A new study has found that massive volcanic eruptions that took place over the past 70,000 years in Nicaragua could have injected enough gases into the atmosphere to temporarily thin the ozone layer. The study also concluded that if such an event took pace today, the amount of gases released could equal twice the amount of ozone-depleting halogen currently released into the stratosphere by manmade emissions.
Bromine and chlorine are gases that “love to react — especially with ozone,” said Kirstin Krüger, a meteorologist with GEOMAR in Kiel, Germany. “If they reach the upper levels of the atmosphere, they have a high potential of depleting the ozone layer.”
Krüger and her colleagues presented their findings at a scientific conference in Selfoss, Iceland at the American Geophysical Union’s Chapman Conference on Volcanism and the Atmosphere. Their research was a combination of field work, geochemistry, and existing atmospheric models to look at the previous Nicaraguan eruptions.
Steffen Kutterolf, a chemical volcanologist with GEOMAR and one of Krüger’s colleagues, was responsible for determining how much gas had been released during the eruptions. Kutterolf analysed gases that had been trapped in minerals crystallizing in the magma chambers and estimated the amount of gas within the magma prior to the eruptions.
Previous studies have estimated that in large, explosive eruptions — the type that sends mushroom clouds of ash kilometers high — up to 25 percent of the halogens ejected can make it to the stratosphere. For this study, the research team used a more conservative estimate of 10 percent reaching the stratosphere, to calculate the potential ozone layer depletion.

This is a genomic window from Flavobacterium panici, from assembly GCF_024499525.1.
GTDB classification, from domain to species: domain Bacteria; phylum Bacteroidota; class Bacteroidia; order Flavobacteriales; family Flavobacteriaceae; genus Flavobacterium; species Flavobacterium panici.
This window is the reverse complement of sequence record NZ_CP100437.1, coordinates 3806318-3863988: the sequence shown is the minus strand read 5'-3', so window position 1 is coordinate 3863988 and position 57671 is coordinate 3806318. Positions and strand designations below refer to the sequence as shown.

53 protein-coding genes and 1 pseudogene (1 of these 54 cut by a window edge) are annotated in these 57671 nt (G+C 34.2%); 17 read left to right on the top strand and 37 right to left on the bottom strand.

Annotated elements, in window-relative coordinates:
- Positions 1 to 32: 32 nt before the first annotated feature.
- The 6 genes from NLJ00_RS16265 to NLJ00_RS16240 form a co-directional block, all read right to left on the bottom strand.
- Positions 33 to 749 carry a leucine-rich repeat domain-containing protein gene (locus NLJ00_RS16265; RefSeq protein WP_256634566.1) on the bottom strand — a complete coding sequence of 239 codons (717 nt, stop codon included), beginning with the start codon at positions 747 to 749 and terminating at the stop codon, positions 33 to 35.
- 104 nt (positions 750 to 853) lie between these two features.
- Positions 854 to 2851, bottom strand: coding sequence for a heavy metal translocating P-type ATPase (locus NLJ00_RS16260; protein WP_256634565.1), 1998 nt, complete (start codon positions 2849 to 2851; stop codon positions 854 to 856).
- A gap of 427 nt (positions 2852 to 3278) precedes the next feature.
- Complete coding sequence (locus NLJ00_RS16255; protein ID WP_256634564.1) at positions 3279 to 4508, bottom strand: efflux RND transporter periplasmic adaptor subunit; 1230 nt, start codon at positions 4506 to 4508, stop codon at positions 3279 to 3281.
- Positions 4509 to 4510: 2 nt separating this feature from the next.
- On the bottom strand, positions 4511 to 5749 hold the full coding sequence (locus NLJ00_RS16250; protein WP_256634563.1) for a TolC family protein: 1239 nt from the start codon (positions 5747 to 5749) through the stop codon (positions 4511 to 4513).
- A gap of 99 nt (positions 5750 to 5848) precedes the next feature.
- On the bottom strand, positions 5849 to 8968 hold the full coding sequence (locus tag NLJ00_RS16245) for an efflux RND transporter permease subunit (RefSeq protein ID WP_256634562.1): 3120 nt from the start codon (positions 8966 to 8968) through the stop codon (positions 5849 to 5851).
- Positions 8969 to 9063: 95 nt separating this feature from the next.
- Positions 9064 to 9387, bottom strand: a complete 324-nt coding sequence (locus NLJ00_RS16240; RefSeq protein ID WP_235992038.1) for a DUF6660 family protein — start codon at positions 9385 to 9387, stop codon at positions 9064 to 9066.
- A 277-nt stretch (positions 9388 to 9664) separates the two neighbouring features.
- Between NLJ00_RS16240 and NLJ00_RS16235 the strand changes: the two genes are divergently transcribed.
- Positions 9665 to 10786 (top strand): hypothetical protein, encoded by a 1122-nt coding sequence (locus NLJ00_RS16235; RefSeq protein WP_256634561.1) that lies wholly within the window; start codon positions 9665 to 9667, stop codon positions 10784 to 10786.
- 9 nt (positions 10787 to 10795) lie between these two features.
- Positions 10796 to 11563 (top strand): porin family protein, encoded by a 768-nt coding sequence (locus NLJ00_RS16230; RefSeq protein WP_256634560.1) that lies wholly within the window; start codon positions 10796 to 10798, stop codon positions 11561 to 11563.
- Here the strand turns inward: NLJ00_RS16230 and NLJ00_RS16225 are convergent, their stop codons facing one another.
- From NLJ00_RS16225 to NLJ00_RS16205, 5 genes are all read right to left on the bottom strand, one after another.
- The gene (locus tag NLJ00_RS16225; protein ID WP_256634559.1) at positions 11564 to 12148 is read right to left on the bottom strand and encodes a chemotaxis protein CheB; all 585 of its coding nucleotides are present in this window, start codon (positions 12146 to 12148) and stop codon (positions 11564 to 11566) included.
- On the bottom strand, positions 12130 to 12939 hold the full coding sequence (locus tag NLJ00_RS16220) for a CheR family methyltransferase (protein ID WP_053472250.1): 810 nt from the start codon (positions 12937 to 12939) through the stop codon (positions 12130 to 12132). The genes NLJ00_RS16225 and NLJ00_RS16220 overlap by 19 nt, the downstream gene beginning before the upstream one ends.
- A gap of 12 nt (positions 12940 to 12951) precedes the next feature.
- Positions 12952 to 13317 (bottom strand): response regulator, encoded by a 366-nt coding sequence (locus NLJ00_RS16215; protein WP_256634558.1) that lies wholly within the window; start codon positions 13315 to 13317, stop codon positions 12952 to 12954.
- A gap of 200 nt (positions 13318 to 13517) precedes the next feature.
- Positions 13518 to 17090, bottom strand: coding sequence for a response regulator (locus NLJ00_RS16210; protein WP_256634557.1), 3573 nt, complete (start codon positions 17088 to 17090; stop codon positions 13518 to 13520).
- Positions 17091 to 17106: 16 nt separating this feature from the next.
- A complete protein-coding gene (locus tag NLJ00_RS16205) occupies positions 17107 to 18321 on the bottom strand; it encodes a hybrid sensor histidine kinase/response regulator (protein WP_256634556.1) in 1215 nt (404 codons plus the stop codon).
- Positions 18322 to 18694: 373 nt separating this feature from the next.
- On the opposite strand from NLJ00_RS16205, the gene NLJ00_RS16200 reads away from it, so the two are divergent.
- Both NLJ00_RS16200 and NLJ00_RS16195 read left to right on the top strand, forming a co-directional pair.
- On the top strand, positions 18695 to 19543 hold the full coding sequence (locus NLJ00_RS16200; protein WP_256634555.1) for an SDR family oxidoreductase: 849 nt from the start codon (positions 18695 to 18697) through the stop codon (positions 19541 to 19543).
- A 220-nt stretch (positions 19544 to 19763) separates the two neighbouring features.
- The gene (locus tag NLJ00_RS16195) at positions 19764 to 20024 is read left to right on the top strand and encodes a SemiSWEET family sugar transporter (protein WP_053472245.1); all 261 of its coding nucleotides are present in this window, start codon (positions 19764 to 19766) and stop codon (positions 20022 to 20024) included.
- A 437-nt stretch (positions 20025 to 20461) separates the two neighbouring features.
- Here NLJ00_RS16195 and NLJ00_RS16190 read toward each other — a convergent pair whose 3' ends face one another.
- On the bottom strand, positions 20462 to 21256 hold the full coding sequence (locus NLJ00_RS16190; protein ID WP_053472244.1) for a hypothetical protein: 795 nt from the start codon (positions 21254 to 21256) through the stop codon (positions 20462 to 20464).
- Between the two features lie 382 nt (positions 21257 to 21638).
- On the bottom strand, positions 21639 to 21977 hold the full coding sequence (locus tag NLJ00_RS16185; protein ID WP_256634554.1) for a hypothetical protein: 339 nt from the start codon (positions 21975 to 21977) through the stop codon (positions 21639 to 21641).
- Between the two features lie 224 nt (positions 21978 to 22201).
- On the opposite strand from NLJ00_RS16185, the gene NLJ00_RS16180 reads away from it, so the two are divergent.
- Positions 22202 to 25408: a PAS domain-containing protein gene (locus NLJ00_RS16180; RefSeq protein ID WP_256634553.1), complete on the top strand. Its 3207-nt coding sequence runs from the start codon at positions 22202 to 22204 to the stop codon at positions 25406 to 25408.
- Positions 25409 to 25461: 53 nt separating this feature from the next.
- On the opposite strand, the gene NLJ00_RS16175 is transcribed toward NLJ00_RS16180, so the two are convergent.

Taking an average from 14 Nicaraguan eruptions, Krüger and her colleagues found bromine and chlorine concentrations in the stratosphere jumped to levels that are equivalent to 200 percent to 300 percent of the 2011 concentrations of those gases. The Upper Apoyo eruption 24,500 years ago, for example, released 120 megatons of chlorine and 600 kilotons of bromine into the stratosphere.
Volcanic sulfate aerosols alone can lead to an ozone increase — if chlorine levels are at low, pre-industrial levels, Krüger said. But bromine and chlorine are halogens, gases whose atoms have seven electrons in the outer ring. To reach a stable, eight-electron configuration, these atoms will rip electrons off of passing molecules, like ozone. So when an eruption also pumps bromine and chlorine levels into the stratosphere, the ozone-depleting properties of the gases together with aerosols is expected to thin the protective layer.
“As we have bromine and chlorine together, we believe that this can lead to substantial depletion,” she said. “And this is from one single eruption.”
Because the effects are in the stratosphere, where the volcanic gases can be carried across the globe, eruptions of tropical volcanoes could lead to ozone depletion over a large area, Krüger said, potentially even impacting the ozone over polar regions.
Source: American Geophysical Union
Image Source: Steffen Kutterolf
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